- Study development and performance,
- Specimen management, and
- Human data archive.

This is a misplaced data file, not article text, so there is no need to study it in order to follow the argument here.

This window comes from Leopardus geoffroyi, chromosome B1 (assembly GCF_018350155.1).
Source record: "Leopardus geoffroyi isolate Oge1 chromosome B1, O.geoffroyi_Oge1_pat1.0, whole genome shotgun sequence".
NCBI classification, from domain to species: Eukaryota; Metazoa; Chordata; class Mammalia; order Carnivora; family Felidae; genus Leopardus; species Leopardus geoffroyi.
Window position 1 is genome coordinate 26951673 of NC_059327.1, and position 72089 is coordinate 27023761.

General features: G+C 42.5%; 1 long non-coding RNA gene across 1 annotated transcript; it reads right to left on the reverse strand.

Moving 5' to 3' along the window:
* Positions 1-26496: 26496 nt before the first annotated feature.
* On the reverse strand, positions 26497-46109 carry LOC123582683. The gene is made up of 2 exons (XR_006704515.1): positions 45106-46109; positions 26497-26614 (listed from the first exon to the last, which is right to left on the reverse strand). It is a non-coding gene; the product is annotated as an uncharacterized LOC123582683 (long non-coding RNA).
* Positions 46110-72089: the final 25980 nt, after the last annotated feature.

Each of these elements has individuals with already established expertise specific for that element of project progress who will serve as facilitators. These individuals will serve as initial point of contact for elements of project progress; in some cases they will perform the specific tasks themselves, in other cases they will facilitate interactions with other entities to deliver the service/skill required.